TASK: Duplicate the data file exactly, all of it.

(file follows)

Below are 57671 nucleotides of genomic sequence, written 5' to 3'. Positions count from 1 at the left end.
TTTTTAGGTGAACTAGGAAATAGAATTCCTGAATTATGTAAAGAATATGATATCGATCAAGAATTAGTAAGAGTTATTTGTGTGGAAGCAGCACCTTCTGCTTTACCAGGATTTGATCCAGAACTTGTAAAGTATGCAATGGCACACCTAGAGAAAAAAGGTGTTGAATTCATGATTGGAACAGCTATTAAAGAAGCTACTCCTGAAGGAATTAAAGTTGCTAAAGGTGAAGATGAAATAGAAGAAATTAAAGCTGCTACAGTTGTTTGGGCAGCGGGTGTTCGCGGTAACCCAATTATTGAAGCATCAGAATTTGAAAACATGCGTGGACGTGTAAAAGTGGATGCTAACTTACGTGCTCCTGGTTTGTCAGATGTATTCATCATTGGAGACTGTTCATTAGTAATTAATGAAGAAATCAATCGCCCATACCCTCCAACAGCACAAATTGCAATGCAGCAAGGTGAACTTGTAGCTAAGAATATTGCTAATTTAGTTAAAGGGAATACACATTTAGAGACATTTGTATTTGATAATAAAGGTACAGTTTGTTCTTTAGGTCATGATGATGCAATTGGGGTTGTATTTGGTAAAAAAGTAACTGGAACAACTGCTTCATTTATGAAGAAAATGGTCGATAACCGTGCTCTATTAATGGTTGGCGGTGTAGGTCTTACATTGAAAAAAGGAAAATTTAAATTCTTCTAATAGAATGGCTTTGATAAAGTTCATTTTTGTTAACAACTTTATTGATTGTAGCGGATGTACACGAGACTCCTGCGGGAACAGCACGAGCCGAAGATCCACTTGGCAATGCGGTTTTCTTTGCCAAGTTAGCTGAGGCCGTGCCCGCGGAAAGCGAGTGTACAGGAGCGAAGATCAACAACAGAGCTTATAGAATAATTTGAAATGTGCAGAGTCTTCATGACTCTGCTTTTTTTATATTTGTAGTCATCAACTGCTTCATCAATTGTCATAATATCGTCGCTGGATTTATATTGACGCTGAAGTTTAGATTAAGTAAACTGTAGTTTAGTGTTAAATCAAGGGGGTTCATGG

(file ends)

Below are 57671 nucleotides of genomic sequence, written 5' to 3'. Positions count from 1 at the left end.
TTTTTAGGTGAACTAGGAAATAGAATTCCTGAATTATGTAAAGAATATGATATCGATCAAGAATTAGTAAGAGTTATTTGTGTGGAAGCAGCACCTTCTGCTTTACCAGGATTTGATCCAGAACTTGTAAAGTATGCAATGGCACACCTAGAGAAAAAAGGTGTTGAATTCATGATTGGAACAGCTATTAAAGAAGCTACTCCTGAAGGAATTAAAGTTGCTAAAGGTGAAGATGAAATAGAAGAAATTAAAGCTGCTACAGTTGTTTGGGCAGCGGGTGTTCGCGGTAACCCAATTATTGAAGCATCAGAATTTGAAAACATGCGTGGACGTGTAAAAGTGGATGCTAACTTACGTGCTCCTGGTTTGTCAGATGTATTCATCATTGGAGACTGTTCATTAGTAATTAATGAAGAAATCAATCGCCCATACCCTCCAACAGCACAAATTGCAATGCAGCAAGGTGAACTTGTAGCTAAGAATATTGCTAATTTAGTTAAAGGGAATACACATTTAGAGACATTTGTATTTGATAATAAAGGTACAGTTTGTTCTTTAGGTCATGATGATGCAATTGGGGTTGTATTTGGTAAAAAAGTAACTGGAACAACTGCTTCATTTATGAAGAAAATGGTCGATAACCGTGCTCTATTAATGGTTGGCGGTGTAGGTCTTACATTGAAAAAAGGAAAATTTAAATTCTTCTAATAGAATGGCTTTGATAAAGTTCATTTTTGTTAACAACTTTATTGATTGTAGCGGATGTACACGAGACTCCTGCGGGAACAGCACGAGCCGAAGATCCACTTGGCAATGCGGTTTTCTTTGCCAAGTTAGCTGAGGCCGTGCCCGCGGAAAGCGAGTGTACAGGAGCGAAGATCAACAACAGAGCTTATAGAATAATTTGAAATGTGCAGAGTCTTCATGACTCTGCTTTTTTTATATTTGTAGTCATCAACTGCTTCATCAATTGTCATAATATCGTCGCTGGATTTATATTGACGCTGAAGTTTAGATTAAGTAAACTGTAGTTTAGTGTTAAATCAAGGGGGTTCATGG